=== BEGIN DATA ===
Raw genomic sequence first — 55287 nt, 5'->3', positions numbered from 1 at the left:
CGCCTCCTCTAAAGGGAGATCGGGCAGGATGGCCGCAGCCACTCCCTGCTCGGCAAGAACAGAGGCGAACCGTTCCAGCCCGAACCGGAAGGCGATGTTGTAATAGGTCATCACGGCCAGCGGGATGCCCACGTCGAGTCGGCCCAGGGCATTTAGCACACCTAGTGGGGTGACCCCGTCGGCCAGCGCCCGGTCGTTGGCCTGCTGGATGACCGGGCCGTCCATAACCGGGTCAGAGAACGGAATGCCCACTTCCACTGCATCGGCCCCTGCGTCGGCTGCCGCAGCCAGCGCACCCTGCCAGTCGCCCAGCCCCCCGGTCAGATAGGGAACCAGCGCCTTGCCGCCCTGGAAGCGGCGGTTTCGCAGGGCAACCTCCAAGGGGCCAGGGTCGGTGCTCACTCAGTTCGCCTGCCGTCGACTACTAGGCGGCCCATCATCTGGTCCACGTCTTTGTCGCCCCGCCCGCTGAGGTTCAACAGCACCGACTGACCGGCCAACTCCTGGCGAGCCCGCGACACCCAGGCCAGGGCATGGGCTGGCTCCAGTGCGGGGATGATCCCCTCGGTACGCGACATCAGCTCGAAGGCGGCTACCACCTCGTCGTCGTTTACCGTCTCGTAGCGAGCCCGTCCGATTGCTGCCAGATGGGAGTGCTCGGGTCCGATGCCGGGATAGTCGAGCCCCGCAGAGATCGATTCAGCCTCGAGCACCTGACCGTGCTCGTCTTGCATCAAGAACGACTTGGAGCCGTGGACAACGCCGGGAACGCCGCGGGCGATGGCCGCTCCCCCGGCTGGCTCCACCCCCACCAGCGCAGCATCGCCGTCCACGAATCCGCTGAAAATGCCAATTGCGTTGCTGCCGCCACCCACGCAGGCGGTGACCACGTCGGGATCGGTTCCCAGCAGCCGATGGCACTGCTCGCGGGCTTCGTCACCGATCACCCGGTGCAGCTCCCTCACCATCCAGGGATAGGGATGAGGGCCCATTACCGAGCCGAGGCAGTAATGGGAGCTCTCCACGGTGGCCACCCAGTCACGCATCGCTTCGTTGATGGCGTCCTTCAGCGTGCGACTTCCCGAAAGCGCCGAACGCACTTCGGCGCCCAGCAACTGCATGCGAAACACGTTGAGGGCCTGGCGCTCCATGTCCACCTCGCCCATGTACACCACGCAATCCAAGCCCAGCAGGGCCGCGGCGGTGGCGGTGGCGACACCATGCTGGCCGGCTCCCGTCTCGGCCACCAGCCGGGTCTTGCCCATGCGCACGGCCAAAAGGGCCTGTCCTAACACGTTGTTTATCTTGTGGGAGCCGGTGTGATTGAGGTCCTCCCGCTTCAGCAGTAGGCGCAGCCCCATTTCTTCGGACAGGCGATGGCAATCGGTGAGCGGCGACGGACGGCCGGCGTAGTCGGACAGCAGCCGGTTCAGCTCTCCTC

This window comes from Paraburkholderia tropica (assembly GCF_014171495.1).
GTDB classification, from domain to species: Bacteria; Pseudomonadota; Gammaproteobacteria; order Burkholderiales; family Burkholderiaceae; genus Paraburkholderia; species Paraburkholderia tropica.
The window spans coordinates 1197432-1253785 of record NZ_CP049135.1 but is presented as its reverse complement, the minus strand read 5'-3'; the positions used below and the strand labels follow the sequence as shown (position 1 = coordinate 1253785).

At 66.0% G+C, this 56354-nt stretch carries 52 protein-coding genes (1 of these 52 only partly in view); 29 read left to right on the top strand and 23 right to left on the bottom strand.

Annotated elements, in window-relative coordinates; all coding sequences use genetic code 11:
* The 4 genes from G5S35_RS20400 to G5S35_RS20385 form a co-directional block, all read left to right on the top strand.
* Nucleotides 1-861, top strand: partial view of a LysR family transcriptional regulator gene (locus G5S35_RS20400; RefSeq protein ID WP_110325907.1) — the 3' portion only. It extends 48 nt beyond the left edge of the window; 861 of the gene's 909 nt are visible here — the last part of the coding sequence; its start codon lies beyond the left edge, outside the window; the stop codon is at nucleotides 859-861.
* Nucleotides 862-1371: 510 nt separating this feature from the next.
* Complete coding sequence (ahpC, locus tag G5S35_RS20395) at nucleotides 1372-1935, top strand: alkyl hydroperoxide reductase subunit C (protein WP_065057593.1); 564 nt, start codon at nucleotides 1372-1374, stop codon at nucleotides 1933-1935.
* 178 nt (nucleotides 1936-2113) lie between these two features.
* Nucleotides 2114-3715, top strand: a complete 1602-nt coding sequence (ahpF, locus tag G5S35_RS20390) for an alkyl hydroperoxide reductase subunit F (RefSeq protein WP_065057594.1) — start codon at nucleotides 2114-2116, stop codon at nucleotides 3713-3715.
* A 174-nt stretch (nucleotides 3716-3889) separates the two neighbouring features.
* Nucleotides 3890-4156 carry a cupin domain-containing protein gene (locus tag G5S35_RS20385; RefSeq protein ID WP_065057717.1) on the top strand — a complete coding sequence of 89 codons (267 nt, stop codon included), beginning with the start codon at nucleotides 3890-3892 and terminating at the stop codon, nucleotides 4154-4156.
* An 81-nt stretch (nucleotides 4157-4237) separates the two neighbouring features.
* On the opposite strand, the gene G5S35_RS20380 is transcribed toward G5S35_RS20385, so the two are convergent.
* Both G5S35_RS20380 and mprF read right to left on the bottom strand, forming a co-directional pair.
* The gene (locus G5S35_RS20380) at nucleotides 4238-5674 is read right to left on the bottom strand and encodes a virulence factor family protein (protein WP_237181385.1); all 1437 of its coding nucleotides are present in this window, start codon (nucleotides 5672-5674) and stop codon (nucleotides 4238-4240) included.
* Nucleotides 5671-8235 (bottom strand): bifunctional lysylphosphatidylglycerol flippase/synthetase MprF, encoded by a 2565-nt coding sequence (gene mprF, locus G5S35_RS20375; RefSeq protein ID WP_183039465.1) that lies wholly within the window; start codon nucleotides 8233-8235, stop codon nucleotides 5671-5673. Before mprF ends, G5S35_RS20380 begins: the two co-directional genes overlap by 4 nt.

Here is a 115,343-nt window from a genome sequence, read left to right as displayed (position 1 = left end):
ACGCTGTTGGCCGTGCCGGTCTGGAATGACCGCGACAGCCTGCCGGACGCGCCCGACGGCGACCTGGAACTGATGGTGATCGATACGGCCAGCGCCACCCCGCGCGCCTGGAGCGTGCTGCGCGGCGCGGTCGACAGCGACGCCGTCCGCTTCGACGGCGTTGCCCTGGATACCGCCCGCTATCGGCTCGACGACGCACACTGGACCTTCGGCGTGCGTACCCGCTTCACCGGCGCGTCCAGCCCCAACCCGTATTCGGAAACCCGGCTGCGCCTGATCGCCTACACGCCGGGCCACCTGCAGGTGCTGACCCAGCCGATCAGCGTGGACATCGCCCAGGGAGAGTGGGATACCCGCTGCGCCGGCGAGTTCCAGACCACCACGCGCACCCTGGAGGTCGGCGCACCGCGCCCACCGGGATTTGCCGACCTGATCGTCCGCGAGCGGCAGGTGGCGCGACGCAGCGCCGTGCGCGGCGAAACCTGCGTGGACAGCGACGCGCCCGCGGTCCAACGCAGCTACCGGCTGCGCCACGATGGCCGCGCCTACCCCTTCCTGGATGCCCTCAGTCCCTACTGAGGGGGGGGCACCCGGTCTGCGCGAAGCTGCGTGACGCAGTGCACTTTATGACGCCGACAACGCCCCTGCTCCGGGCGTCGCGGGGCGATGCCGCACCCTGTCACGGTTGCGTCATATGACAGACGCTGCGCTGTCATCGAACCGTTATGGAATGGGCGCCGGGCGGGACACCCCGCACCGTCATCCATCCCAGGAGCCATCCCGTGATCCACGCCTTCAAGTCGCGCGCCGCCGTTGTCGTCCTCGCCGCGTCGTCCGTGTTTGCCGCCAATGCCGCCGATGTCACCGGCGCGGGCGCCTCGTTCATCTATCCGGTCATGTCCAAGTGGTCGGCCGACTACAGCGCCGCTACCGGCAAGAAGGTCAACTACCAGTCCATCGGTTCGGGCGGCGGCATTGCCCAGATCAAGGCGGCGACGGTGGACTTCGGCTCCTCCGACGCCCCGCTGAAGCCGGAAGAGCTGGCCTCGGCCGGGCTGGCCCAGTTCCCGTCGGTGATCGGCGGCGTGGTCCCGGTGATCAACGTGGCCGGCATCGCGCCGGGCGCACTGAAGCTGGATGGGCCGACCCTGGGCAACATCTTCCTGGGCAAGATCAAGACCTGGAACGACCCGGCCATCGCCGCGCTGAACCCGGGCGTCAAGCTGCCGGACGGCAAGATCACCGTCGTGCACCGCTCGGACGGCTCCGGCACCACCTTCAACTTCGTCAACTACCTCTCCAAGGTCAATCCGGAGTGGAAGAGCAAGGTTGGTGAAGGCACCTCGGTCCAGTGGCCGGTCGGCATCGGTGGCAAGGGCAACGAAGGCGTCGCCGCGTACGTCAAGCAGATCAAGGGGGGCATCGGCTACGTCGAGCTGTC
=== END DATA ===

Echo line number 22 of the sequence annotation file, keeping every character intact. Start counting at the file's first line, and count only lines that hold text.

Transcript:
ACGCTGTTGGCCGTGCCGGTCTGGAATGACCGCGACAGCCTGCCGGACGCGCCCGACGGCGACCTGGAACTGATGGTGATCGATACGGCCAGCGCCACCCCGCGCGCCTGGAGCGTGCTGCGCGGCGCGGTCGACAGCGACGCCGTCCGCTTCGACGGCGTTGCCCTGGATACCGCCCGCTATCGGCTCGACGACGCACACTGGACCTTCGGCGTGCGTACCCGCTTCACCGGCGCGTCCAGCCCCAACCCGTATTCGGAAACCCGGCTGCGCCTGATCGCCTACACGCCGGGCCACCTGCAGGTGCTGACCCAGCCGATCAGCGTGGACATCGCCCAGGGAGAGTGGGATACCCGCTGCGCCGGCGAGTTCCAGACCACCACGCGCACCCTGGAGGTCGGCGCACCGCGCCCACCGGGATTTGCCGACCTGATCGTCCGCGAGCGGCAGGTGGCGCGACGCAGCGCCGTGCGCGGCGAAACCTGCGTGGACAGCGACGCGCCCGCGGTCCAACGCAGCTACCGGCTGCGCCACGATGGCCGCGCCTACCCCTTCCTGGATGCCCTCAGTCCCTACTGAGGGGGGGGCACCCGGTCTGCGCGAAGCTGCGTGACGCAGTGCACTTTATGACGCCGACAACGCCCCTGCTCCGGGCGTCGCGGGGCGATGCCGCACCCTGTCACGGTTGCGTCATATGACAGACGCTGCGCTGTCATCGAACCGTTATGGAATGGGCGCCGGGCGGGACACCCCGCACCGTCATCCATCCCAGGAGCCATCCCGTGATCCACGCCTTCAAGTCGCGCGCCGCCGTTGTCGTCCTCGCCGCGTCGTCCGTGTTTGCCGCCAATGCCGCCGATGTCACCGGCGCGGGCGCCTCGTTCATCTATCCGGTCATGTCCAAGTGGTCGGCCGACTACAGCGCCGCTACCGGCAAGAAGGTCAACTACCAGTCCATCGGTTCGGGCGGCGGCATTGCCCAGATCAAGGCGGCGACGGTGGACTTCGGCTCCTCCGACGCCCCGCTGAAGCCGGAAGAGCTGGCCTCGGCCGGGCTGGCCCAGTTCCCGTCGGTGATCGGCGGCGTGGTCCCGGTGATCAACGTGGCCGGCATCGCGCCGGGCGCACTGAAGCTGGATGGGCCGACCCTGGGCAACATCTTCCTGGGCAAGATCAAGACCTGGAACGACCCGGCCATCGCCGCGCTGAACCCGGGCGTCAAGCTGCCGGACGGCAAGATCACCGTCGTGCACCGCTCGGACGGCTCCGGCACCACCTTCAACTTCGTCAACTACCTCTCCAAGGTCAATCCGGAGTGGAAGAGCAAGGTTGGTGAAGGCACCTCGGTCCAGTGGCCGGTCGGCATCGGTGGCAAGGGCAACGAAGGCGTCGCCGCGTACGTCAAGCAGATCAAGGGGGGCATCGGCTACGTCGAGCTGTC